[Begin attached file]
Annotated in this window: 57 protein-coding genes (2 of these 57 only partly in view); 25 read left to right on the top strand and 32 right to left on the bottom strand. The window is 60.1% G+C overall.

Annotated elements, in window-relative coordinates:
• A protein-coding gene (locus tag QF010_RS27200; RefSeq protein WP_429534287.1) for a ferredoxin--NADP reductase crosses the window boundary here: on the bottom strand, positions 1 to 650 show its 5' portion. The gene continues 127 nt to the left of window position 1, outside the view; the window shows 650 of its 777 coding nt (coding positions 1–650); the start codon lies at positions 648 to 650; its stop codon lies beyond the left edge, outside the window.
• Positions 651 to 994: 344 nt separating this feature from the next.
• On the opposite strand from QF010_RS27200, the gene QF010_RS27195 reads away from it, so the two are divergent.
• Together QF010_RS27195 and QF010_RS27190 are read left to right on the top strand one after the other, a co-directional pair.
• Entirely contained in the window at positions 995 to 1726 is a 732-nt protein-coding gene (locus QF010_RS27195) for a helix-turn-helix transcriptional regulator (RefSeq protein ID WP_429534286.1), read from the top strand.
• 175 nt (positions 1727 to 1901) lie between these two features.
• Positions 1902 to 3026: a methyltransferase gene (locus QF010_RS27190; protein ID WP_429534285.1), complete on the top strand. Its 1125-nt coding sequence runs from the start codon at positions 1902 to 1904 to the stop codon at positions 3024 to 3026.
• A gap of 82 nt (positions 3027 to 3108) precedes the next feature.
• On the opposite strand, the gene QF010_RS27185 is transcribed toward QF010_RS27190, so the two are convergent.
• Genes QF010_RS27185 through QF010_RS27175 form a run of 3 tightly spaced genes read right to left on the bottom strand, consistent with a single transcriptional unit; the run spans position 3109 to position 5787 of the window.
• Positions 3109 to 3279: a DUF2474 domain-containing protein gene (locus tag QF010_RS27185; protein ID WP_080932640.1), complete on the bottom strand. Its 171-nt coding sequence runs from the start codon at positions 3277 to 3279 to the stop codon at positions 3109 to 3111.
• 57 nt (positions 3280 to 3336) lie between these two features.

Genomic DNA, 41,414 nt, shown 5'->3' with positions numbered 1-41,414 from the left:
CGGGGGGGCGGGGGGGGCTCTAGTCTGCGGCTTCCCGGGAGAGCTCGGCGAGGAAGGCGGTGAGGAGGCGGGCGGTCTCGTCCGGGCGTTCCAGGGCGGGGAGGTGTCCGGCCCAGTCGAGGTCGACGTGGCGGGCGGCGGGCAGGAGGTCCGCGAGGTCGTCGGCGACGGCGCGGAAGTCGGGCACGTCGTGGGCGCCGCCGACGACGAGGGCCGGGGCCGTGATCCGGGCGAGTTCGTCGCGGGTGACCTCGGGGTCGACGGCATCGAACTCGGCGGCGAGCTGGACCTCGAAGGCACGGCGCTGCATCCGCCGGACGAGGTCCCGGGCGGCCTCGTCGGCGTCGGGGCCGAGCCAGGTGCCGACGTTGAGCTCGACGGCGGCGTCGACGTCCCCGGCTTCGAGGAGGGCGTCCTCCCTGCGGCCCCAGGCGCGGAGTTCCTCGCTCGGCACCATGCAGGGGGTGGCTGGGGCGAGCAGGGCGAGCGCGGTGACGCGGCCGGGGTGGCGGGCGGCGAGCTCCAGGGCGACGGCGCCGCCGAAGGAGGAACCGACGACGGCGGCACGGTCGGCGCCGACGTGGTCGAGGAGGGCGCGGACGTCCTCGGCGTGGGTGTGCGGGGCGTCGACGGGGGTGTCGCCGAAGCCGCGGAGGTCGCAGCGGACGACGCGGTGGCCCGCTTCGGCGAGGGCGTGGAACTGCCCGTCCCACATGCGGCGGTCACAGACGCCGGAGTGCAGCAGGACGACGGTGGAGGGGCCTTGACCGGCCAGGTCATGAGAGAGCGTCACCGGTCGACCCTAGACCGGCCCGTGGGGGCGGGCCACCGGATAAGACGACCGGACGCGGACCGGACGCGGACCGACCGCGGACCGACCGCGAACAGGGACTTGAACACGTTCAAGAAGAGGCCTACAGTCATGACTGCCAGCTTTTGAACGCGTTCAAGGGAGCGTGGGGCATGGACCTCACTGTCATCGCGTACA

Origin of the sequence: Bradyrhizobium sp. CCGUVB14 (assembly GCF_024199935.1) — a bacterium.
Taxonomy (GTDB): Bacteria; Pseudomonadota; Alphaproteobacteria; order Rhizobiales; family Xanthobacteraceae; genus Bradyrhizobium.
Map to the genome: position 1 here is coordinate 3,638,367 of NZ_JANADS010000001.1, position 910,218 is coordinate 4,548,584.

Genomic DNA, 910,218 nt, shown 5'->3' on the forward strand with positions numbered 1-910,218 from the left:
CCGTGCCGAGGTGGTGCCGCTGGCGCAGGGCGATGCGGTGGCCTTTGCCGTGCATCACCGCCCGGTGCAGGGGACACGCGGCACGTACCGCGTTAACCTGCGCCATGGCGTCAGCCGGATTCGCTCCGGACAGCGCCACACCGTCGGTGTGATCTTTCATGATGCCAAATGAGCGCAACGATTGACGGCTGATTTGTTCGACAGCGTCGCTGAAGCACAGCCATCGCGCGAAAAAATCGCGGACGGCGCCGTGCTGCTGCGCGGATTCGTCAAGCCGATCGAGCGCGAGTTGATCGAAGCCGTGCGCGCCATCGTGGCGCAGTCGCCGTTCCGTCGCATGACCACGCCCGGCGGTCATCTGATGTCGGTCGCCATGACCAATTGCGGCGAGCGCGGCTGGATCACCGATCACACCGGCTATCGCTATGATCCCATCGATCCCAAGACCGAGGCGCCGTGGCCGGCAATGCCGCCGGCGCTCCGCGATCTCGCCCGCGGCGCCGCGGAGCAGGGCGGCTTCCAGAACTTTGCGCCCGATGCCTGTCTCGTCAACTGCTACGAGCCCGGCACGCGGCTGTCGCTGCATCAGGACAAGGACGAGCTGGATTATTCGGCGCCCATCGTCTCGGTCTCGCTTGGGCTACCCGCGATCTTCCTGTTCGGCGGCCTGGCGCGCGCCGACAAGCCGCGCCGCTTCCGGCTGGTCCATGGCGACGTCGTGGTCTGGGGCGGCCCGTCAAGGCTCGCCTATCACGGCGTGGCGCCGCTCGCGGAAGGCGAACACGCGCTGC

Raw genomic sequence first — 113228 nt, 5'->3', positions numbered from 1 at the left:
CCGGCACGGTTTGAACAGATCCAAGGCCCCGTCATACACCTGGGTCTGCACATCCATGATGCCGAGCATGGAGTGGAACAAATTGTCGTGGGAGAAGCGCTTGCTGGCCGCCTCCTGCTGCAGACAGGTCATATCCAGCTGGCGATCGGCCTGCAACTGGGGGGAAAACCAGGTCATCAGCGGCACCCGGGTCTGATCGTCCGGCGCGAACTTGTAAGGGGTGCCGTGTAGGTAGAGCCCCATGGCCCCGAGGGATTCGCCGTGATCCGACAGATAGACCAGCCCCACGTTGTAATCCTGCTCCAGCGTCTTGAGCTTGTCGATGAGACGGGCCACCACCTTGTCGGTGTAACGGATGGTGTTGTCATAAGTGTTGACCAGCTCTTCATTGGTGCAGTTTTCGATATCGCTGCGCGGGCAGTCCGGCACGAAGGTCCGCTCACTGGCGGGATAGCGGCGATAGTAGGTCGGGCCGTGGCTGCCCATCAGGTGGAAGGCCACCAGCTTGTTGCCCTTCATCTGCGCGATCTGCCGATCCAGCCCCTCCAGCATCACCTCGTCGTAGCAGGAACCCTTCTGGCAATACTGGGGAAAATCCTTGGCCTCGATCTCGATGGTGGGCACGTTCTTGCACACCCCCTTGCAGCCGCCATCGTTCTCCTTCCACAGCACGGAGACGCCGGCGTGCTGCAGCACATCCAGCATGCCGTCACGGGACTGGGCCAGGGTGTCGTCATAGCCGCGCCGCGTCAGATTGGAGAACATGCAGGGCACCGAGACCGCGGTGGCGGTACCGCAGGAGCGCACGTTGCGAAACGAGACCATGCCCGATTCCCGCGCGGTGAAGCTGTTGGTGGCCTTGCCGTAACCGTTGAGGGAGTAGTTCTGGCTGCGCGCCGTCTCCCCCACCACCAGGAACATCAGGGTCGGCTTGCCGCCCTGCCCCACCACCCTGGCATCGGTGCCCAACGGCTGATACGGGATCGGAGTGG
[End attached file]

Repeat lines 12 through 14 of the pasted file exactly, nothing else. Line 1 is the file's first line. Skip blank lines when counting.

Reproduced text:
• Genes QF010_RS27185 through QF010_RS27175 form a run of 3 tightly spaced genes read right to left on the bottom strand, consistent with a single transcriptional unit; the run spans position 3109 to position 5787 of the window.
• Positions 3109 to 3279: a DUF2474 domain-containing protein gene (locus tag QF010_RS27185; protein ID WP_080932640.1), complete on the bottom strand. Its 171-nt coding sequence runs from the start codon at positions 3277 to 3279 to the stop codon at positions 3109 to 3111.
• 57 nt (positions 3280 to 3336) lie between these two features.